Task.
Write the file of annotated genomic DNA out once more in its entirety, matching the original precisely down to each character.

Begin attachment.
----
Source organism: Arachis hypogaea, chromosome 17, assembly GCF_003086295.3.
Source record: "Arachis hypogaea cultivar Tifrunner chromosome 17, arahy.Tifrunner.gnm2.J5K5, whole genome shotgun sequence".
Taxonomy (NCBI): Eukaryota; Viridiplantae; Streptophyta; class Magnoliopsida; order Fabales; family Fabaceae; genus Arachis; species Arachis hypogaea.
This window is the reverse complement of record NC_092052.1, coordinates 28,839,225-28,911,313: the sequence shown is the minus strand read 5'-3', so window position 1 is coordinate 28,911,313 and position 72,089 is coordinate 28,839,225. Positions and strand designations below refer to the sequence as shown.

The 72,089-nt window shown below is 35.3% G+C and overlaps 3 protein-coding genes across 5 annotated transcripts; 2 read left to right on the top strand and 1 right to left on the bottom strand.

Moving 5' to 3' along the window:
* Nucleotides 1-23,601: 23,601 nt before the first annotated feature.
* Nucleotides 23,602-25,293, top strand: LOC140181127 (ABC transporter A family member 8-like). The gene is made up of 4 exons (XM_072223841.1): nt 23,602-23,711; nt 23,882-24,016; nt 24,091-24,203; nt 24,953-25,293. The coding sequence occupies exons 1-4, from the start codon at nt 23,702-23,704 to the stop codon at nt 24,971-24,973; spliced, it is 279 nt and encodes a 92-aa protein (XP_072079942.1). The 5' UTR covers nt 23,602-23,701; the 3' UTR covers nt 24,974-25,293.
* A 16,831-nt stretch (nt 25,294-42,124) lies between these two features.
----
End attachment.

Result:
Source organism: Arachis hypogaea, chromosome 17, assembly GCF_003086295.3.
Source record: "Arachis hypogaea cultivar Tifrunner chromosome 17, arahy.Tifrunner.gnm2.J5K5, whole genome shotgun sequence".
Taxonomy (NCBI): Eukaryota; Viridiplantae; Streptophyta; class Magnoliopsida; order Fabales; family Fabaceae; genus Arachis; species Arachis hypogaea.
This window is the reverse complement of record NC_092052.1, coordinates 28,839,225-28,911,313: the sequence shown is the minus strand read 5'-3', so window position 1 is coordinate 28,911,313 and position 72,089 is coordinate 28,839,225. Positions and strand designations below refer to the sequence as shown.

The 72,089-nt window shown below is 35.3% G+C and overlaps 3 protein-coding genes across 5 annotated transcripts; 2 read left to right on the top strand and 1 right to left on the bottom strand.

Moving 5' to 3' along the window:
* Nucleotides 1-23,601: 23,601 nt before the first annotated feature.
* Nucleotides 23,602-25,293, top strand: LOC140181127 (ABC transporter A family member 8-like). The gene is made up of 4 exons (XM_072223841.1): nt 23,602-23,711; nt 23,882-24,016; nt 24,091-24,203; nt 24,953-25,293. The coding sequence occupies exons 1-4, from the start codon at nt 23,702-23,704 to the stop codon at nt 24,971-24,973; spliced, it is 279 nt and encodes a 92-aa protein (XP_072079942.1). The 5' UTR covers nt 23,602-23,701; the 3' UTR covers nt 24,974-25,293.
* A 16,831-nt stretch (nt 25,294-42,124) lies between these two features.